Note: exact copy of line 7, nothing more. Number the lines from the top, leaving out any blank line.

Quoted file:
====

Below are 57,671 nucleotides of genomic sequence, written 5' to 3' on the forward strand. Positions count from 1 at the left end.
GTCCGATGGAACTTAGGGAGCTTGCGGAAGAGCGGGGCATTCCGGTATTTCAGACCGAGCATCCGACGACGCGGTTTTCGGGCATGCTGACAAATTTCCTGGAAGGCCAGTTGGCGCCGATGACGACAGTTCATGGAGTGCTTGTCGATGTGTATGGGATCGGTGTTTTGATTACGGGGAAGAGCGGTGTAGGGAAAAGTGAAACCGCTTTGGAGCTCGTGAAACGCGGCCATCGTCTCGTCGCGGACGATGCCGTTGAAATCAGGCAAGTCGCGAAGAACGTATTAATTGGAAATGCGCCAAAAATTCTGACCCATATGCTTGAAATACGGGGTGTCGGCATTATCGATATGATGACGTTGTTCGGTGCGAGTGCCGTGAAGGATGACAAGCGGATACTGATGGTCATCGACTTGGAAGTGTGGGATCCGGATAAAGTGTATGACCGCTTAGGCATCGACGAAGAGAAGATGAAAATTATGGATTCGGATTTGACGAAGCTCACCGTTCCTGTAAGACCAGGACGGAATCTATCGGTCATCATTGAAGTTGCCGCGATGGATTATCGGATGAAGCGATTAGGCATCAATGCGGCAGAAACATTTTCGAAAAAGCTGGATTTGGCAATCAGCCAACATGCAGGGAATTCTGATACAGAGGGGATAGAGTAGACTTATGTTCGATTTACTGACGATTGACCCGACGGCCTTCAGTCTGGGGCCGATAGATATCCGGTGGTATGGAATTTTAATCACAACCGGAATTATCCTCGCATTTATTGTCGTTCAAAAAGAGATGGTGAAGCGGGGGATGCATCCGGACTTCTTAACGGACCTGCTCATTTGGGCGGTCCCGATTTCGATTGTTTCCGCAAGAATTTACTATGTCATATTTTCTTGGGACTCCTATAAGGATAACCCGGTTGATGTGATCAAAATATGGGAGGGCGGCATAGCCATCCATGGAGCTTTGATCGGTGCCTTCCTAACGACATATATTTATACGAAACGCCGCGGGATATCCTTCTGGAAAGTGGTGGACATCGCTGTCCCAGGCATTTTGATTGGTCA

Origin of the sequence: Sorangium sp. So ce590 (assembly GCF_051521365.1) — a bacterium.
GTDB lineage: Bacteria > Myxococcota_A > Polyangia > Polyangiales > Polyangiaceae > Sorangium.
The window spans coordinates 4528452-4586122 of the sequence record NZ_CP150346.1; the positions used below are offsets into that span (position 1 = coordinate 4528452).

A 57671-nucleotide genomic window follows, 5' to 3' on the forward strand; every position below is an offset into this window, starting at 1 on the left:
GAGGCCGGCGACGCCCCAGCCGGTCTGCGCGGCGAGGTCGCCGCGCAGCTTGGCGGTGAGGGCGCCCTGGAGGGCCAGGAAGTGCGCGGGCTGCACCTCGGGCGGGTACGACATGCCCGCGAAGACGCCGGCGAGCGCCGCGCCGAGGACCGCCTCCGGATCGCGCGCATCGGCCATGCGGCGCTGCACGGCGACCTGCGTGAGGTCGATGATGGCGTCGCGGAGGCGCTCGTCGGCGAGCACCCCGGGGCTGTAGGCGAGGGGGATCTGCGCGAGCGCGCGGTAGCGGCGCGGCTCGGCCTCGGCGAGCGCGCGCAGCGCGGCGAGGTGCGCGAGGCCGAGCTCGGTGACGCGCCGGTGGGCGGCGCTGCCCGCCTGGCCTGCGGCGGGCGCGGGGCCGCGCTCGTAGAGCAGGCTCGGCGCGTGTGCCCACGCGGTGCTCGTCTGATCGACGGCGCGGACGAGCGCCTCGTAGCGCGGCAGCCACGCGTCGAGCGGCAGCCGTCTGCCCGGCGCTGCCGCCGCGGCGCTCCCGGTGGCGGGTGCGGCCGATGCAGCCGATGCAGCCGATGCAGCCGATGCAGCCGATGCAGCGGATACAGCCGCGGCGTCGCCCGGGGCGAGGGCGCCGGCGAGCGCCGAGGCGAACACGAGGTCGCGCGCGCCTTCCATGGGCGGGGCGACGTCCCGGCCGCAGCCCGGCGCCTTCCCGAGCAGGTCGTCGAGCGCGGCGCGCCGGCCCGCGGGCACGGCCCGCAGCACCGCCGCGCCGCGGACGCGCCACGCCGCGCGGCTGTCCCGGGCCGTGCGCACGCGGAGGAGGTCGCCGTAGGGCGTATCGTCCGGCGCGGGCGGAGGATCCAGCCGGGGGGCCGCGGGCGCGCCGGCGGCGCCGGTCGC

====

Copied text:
GAGGCCGGCGACGCCCCAGCCGGTCTGCGCGGCGAGGTCGCCGCGCAGCTTGGCGGTGAGGGCGCCCTGGAGGGCCAGGAAGTGCGCGGGCTGCACCTCGGGCGGGTACGACATGCCCGCGAAGACGCCGGCGAGCGCCGCGCCGAGGACCGCCTCCGGATCGCGCGCATCGGCCATGCGGCGCTGCACGGCGACCTGCGTGAGGTCGATGATGGCGTCGCGGAGGCGCTCGTCGGCGAGCACCCCGGGGCTGTAGGCGAGGGGGATCTGCGCGAGCGCGCGGTAGCGGCGCGGCTCGGCCTCGGCGAGCGCGCGCAGCGCGGCGAGGTGCGCGAGGCCGAGCTCGGTGACGCGCCGGTGGGCGGCGCTGCCCGCCTGGCCTGCGGCGGGCGCGGGGCCGCGCTCGTAGAGCAGGCTCGGCGCGTGTGCCCACGCGGTGCTCGTCTGATCGACGGCGCGGACGAGCGCCTCGTAGCGCGGCAGCCACGCGTCGAGCGGCAGCCGTCTGCCCGGCGCTGCCGCCGCGGCGCTCCCGGTGGCGGGTGCGGCCGATGCAGCCGATGCAGCCGATGCAGCCGATGCAGCCGATGCAGCGGATACAGCCGCGGCGTCGCCCGGGGCGAGGGCGCCGGCGAGCGCCGAGGCGAACACGAGGTCGCGCGCGCCTTCCATGGGCGGGGCGACGTCCCGGCCGCAGCCCGGCGCCTTCCCGAGCAGGTCGTCGAGCGCGGCGCGCCGGCCCGCGGGCACGGCCCGCAGCACCGCCGCGCCGCGGACGCGCCACGCCGCGCGGCTGTCCCGGGCCGTGCGCACGCGGAGGAGGTCGCCGTAGGGCGTATCGTCCGGCGCGGGCGGAGGATCCAGCCGGGGGGCCGCGGGCGCGCCGGCGGCGCCGGTCGC